August 22 2014

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7 posts tagged "Tina Turnbow"

Reminiscing With…Makeup Artist Tina Turnbow


clinique-lipstick-dubonnetThe pro: Celebrity makeup artist Tina Turnbow

The product: “My mom passed away quite some time ago. But her beauty regime will stay with me forever. As a kid, I would sit next to her on the floor near her vanity and watch her apply makeup perfectly. It always looked luminous and fresh. She had milky porcelain skin and auburn hair with hazel eyes. When she was in her teens, she over-plucked her eyebrows and they never grew back. So she would always draw in her brows, and then apply her lip color. She only used one shade—it was in her purse, her medicine cabinet, on her vanity, everywhere! She’d pull out this magical silver tube of Clinique lipstick in DuBonnet—a warm, rosy red—and apply it to her upper lip in a heart shape, from the outer corners in, then back and forth on the bottom. She’d finish by dabbing it on her cheeks and blending it into a healthy flush with her fingertips. Her natural beauty came to life at that moment, and I was always in awe of the transformation. This technique has stayed with me as a makeup artist. I love cream blush and have been known to use lipstick on cheeks and my fingers to blend [in makeup]. I try to bring out a woman’s [features] in an effortless way. I still love toasty pink makeup tones, as well as rose scents. (For as long as I can remember, my mother’s fragrance was Tea Rose by Perfumer’s Workshop.) I also have a rose tattoo on my arm. In a way, it’s like my mother is always with me.”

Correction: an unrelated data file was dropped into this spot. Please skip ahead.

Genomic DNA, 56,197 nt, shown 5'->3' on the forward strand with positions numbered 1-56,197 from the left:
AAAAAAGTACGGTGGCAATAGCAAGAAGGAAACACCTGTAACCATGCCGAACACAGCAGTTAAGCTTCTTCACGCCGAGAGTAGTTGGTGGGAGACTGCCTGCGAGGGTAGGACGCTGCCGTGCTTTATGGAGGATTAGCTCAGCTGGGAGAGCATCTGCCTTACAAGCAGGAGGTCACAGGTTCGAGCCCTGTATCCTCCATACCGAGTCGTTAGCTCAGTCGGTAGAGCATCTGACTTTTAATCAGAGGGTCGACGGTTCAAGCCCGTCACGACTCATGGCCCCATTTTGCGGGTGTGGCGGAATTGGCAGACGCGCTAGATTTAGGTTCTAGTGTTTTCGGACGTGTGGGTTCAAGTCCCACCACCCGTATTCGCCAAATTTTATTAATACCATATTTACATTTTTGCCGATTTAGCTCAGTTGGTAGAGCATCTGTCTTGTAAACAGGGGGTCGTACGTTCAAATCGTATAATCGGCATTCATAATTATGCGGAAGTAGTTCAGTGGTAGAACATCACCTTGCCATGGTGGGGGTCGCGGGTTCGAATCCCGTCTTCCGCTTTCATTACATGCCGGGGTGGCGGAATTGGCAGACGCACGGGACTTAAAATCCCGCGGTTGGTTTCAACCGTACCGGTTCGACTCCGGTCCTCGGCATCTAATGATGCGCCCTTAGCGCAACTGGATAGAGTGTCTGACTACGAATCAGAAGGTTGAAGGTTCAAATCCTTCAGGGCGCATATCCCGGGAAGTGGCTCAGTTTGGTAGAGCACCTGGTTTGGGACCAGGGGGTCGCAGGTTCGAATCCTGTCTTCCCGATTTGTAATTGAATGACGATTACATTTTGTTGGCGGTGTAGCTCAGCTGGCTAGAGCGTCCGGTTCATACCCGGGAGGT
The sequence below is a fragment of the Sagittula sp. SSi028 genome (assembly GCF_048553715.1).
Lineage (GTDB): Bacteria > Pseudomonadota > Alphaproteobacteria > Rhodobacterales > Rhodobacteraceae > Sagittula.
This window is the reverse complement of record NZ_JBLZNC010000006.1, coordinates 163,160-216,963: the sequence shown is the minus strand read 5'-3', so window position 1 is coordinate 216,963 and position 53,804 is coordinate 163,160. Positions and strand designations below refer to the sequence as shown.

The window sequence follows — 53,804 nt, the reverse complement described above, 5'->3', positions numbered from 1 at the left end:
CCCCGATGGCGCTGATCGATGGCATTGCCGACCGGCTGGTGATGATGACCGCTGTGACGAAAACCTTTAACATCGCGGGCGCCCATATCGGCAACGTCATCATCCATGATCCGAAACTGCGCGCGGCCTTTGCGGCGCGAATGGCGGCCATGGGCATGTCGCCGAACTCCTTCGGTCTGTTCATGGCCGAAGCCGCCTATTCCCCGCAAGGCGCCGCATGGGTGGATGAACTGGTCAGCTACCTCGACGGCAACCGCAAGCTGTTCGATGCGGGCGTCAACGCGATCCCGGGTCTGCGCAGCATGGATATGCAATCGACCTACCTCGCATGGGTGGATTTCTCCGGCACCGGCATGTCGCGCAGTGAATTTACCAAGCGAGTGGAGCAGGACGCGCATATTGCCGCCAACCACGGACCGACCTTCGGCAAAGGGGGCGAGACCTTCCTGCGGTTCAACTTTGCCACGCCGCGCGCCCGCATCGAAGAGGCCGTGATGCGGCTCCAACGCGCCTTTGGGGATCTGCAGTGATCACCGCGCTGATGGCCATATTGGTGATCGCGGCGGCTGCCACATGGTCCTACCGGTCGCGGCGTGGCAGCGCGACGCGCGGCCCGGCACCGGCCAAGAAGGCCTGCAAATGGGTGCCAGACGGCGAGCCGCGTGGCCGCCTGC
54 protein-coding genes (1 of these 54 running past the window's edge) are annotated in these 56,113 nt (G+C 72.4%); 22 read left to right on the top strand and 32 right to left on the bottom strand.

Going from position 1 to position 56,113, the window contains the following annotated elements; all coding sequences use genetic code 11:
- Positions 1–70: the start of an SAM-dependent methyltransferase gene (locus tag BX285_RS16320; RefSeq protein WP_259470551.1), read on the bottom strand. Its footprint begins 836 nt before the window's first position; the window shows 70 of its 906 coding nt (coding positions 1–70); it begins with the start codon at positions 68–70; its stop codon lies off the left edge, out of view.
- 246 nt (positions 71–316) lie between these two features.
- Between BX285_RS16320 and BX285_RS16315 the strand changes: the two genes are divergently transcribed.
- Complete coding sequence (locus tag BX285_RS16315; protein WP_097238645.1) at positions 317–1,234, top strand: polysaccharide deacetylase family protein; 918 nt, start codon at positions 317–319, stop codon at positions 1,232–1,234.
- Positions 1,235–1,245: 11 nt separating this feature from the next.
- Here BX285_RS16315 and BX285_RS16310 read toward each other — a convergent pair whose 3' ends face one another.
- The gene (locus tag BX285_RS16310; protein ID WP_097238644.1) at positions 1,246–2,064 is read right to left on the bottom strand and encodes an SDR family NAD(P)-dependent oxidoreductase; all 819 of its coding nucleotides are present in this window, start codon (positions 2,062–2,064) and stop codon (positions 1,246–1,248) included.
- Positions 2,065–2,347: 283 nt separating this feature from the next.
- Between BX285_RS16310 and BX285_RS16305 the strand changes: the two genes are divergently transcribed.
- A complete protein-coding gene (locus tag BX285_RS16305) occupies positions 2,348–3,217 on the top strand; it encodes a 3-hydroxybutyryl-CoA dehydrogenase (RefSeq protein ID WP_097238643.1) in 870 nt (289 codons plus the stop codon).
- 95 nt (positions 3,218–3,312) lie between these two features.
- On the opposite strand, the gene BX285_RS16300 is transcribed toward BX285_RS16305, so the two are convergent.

The Oxygen Network